The Vegetable Tanning Chronicles
When you find yourself needing a large bolt of fabric to make a shawl or a coat, you visit a fabric shop and have a veritable smorgasbord of colours, patterns and finishes to choose from; but our ancestors weren’t so lucky. When “primitive” man found himself in need of a large piece of fabric from which to fashion clothes, containers and the like he really only had the one option: a hide.
Man soon learnt that hides were prone to putrefaction and decay and began to develop methods of treating the hides to delay or prevent decomposition. A previously discussed method of leather treatment, here on Freedom of Movement, is the method of brain tanning. When brain tanning as a treatment was improved upon by the ancient Greeks and ancient Romans, the tale of favour for vegetable tanning methods commences.
For two thousand years the vegetable tanning process reigned favourite among ancient Roman’s and ancient Greek’s alike, with vegetable tanned leathers at the forefront of practically every industry from transportation and clothing to warfare!
Vegetable tanned leathers suffered a brief hiatus from the limelight in the twilight hours of the 19th century, when a chemical tanning process became favoured as the cheaper alternative. Chemical tanning also allowed for the treatment of lighter-use leathers (thinner leathers), such as those used for shoe uppers, and fast-paced production. Following this era, the demand for substantial, quality leathers decreased even further as the horse-drawn mode of transportation began to die out, and shoes began to be made with rubber and plastic soles.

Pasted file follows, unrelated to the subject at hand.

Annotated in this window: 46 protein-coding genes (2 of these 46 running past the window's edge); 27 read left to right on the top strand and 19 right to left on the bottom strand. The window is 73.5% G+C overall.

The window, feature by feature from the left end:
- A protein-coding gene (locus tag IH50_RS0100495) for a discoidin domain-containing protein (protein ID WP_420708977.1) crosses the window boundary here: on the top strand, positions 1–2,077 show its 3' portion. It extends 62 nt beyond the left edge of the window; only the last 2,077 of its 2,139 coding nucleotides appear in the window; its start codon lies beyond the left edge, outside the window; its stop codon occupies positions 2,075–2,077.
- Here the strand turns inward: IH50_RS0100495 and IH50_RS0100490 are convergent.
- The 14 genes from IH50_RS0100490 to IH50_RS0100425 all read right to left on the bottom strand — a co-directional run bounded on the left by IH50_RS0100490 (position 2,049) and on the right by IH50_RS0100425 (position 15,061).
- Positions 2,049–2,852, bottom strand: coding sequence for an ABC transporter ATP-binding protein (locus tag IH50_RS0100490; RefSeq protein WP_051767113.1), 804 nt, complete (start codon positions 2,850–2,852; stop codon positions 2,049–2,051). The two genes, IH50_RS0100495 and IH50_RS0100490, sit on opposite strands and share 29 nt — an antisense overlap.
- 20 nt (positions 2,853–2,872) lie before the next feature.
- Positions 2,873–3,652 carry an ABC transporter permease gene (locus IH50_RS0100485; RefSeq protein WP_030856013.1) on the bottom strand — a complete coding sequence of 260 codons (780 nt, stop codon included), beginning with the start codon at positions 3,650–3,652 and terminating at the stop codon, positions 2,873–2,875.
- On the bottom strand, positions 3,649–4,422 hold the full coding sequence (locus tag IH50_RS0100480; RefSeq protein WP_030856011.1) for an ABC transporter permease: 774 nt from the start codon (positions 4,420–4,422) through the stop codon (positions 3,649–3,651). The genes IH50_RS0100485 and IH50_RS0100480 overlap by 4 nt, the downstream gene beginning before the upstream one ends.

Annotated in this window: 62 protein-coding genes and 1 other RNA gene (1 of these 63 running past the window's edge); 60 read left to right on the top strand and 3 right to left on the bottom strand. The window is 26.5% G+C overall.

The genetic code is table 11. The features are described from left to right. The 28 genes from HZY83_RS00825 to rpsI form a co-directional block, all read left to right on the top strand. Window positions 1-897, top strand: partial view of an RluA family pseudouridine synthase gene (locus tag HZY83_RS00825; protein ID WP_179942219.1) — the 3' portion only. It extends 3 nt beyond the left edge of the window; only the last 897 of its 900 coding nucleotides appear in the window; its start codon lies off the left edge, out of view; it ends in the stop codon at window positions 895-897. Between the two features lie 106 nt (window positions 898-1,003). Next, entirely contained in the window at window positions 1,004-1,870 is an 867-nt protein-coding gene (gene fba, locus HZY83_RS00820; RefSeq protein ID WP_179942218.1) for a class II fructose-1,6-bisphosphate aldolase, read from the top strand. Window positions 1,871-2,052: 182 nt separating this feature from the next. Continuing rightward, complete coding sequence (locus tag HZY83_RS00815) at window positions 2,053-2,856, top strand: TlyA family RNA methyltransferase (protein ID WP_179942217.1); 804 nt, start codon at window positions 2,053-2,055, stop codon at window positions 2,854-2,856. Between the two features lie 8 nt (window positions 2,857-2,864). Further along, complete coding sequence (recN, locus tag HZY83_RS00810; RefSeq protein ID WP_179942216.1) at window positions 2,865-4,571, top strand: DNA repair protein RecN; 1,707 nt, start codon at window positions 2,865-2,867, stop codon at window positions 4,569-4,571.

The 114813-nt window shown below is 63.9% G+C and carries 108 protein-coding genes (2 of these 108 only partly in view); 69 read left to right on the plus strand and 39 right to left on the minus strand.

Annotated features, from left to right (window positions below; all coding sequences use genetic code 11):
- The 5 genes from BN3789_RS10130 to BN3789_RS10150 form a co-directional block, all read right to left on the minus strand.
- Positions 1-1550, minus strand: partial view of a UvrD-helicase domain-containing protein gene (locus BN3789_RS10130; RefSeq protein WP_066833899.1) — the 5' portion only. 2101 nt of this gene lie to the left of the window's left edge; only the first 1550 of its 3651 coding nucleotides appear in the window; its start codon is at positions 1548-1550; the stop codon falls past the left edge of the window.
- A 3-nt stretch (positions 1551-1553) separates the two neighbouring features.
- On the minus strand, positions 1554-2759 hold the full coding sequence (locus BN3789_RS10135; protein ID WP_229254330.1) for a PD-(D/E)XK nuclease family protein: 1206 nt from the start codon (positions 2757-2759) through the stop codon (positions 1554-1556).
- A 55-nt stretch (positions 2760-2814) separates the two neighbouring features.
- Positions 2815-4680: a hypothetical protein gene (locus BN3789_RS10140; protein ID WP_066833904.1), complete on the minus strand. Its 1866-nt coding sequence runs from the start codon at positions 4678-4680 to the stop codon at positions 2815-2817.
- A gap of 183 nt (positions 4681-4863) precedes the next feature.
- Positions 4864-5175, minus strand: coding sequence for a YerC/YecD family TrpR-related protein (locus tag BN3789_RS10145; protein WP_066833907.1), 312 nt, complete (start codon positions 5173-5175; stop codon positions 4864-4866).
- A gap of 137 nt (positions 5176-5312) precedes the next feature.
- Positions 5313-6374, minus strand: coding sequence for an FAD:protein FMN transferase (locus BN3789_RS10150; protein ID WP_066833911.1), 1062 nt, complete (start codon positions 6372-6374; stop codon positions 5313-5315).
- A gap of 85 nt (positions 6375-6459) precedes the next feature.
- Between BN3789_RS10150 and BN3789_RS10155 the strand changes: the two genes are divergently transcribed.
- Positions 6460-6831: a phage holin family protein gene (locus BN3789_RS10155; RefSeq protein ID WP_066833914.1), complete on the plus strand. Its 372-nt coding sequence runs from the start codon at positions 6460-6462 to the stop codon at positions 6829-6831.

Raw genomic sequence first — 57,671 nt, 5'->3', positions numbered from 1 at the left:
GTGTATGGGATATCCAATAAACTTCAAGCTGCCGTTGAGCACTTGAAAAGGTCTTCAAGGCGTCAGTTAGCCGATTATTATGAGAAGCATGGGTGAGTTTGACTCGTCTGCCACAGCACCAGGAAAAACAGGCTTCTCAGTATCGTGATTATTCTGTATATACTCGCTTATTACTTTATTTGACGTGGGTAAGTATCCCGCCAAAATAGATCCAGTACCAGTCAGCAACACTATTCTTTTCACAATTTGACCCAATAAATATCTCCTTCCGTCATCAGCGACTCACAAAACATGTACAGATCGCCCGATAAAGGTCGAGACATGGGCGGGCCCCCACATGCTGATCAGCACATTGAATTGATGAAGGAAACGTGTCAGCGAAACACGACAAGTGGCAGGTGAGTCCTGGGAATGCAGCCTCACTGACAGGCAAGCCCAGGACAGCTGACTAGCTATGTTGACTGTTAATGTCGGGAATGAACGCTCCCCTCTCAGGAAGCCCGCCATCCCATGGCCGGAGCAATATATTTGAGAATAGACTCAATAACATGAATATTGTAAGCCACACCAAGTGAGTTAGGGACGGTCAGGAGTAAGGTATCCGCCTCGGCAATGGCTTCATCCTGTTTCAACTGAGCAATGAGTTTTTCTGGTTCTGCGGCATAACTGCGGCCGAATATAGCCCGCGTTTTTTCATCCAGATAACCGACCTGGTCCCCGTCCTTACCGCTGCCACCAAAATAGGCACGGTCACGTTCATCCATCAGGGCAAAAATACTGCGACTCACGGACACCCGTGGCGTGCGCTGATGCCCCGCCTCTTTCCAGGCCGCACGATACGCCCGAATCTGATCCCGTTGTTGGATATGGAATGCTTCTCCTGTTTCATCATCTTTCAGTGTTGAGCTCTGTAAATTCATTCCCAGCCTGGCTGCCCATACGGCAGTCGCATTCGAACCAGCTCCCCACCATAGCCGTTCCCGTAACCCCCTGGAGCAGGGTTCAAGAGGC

All is not lost! The dawn of the 21st century has seen the metaphorical phoenix rise from the ashes in the increased demand for vegetable tanned leathers. This increase in demand is due to vegetable tanned leathers’ unique and characteristic patina which develops over time and only adds to the leathers’ aesthetic value. Vegetable tanned leathers are also more substantial and thus enjoy greater longevity than chemically tanned leathers. Using natural products in the form of tannins, derived from the wood, leaves and bark of trees; vegetable tanning has once again become the most popular method of tanning superior quality leather for use in the manufacturing of clothing and upholstery.
Fun Fact: Due to the nature of tea, being a collection of plant leaves which are activated when boiled, if you left a hide in tea for long enough it would tan the hide.